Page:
Immigrants in the United States might want to change their legal name for a few reasons. Nolo, a legal encyclopedia, notes that some of the most common reasons individuals change their name is because of a divorce/failed marriage, a personal branding strategy for starting a new business, or altering your name so that it is shorter or if discrimination has become an issue in ones life. Whatever the reason, changing your name as a permanent resident (green card holder) is absolutely possible, but it involves some important steps that will need to happen in advance of filing an I-90.
In this post, we will cover some of the issues and important details of this process, so that permanent residents can go on to live stress and hassle free with their new legal name in the United States.
Some immigrants who do not have a thorough understanding of how to begin this process might think you’ll be able to change your legal name by means of requesting a new green card with your new name. This skips an important step of having a legal name change registered with local/state authorities and you will have your I-90 denied.
Each U.S. state will have a different procedure for changing ones legal name, but generally all interested applicants will need to file a formal petition for a name change with their local court. Ask a friend or family member if they are familiar with where the court building is in the city or town you are living in. You can ask the court if it supplies the form for such a petition. In any case, complete the forms and hand them in to the court clerk.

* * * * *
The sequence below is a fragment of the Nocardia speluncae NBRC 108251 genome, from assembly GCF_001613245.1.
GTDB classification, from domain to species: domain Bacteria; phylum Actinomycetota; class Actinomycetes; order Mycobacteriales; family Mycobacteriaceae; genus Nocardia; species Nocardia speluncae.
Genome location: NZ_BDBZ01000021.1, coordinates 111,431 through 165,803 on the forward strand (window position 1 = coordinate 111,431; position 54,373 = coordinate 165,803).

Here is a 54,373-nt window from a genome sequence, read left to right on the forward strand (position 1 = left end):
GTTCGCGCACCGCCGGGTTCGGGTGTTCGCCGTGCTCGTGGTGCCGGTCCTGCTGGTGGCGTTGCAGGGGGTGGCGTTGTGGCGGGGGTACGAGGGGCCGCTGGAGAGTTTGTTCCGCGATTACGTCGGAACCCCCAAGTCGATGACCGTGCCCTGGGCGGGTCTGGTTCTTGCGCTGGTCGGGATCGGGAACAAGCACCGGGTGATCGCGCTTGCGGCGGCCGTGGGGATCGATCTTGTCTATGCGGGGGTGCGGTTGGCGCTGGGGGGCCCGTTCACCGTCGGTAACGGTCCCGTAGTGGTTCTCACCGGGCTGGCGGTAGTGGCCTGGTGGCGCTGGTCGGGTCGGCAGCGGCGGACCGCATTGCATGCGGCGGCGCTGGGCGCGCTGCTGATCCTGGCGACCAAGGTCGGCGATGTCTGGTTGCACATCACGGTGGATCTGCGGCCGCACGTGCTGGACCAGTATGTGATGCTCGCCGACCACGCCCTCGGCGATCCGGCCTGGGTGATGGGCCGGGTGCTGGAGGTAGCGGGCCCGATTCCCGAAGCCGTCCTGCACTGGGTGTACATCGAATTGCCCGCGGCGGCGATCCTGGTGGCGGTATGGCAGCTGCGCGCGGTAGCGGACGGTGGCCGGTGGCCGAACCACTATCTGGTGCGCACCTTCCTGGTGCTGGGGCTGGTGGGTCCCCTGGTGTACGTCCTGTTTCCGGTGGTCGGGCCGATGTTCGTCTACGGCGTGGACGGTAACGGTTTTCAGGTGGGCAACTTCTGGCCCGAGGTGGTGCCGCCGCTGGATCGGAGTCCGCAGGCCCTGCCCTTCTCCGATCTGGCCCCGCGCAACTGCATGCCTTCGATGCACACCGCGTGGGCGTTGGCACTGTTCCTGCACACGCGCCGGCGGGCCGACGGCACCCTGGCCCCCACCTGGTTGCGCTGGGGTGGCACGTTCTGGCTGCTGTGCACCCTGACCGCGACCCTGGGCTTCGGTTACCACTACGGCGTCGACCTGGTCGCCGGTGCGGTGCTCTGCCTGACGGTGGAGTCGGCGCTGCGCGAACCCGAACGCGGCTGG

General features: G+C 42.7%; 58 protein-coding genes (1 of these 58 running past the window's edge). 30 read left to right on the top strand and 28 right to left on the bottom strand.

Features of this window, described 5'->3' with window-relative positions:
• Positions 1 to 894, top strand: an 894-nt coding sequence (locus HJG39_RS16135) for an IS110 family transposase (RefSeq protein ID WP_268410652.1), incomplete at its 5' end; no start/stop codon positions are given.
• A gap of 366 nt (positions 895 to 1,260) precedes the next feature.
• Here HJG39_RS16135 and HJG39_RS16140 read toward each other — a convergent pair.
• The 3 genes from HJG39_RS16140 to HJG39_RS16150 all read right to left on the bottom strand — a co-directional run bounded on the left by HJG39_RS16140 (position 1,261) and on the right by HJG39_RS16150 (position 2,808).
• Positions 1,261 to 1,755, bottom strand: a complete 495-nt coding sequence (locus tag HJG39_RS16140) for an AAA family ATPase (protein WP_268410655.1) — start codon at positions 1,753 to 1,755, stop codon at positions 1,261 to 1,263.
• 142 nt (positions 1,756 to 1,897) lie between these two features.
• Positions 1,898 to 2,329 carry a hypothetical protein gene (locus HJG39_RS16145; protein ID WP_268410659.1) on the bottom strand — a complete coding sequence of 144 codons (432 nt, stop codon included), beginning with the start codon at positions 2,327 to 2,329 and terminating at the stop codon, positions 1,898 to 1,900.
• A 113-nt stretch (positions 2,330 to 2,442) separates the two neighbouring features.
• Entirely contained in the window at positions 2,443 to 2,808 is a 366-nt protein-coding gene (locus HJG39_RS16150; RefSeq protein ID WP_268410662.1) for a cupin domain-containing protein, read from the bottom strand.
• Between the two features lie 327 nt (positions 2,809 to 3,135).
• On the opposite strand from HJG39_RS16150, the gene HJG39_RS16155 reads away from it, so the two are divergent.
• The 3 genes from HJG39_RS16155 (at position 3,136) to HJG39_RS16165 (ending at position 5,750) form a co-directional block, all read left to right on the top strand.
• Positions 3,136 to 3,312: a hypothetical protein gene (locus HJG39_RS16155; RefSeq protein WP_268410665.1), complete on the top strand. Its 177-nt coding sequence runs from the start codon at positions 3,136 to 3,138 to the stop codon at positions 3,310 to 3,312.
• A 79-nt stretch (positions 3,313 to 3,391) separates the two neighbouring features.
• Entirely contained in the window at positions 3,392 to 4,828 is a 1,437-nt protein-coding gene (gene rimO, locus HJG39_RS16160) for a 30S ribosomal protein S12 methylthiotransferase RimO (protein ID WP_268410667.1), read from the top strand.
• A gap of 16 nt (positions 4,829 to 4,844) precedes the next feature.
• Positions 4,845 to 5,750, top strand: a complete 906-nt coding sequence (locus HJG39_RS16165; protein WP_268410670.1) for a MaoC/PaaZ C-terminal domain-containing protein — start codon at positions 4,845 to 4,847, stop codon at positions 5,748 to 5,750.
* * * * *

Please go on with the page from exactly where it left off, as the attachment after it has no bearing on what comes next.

After a background check and probably another court appearance where you will swear under oath for the legitimate reasons of your name change, the court or local authority will issue you a formal name change document or verification with some type of seal of approval. This is the document that you will need to attach to your I-90.
As a general note, once you have formally changed your name and have received approval from a local authority, it is a good idea to apply for a new drivers license that reflects your new name. Visiting your local DMV office and showing them the verification of your new name should be proof enough to be issued a new license. In addition, you will most likely have to pay a small fee depending on U.S. state for your new license/ID.
Filing the I-90
Once you have legally changed your name, then you will also need to be issued a new PR card. Just like a drivers license, you shouldn’t be going around with a new legal name and presenting your old ID/name. Especially if you are travelling frequently and showing your green card to authorities, you’ll need to initiate this process rather quickly.
On the I-90 Form, Question 4 asks applicants if they have legally changed their name since the issuance of their PR card. Respondents should answer “Yes” here, fill in their new legal name, and complete the rest of the form. Once completed, be sure to attach court verified document stating your legal name change, as well as your new drivers license. If you have gone through a divorce and have had your name reverted back to your maiden name, you’ll need to attach a divorce decree to your application.
If you have more questions regarding an I-90 name change, please visit our Visa2us green card renewal/replacement link, available here: https://www.visa2us.com/apply/green-card-renewal-replacement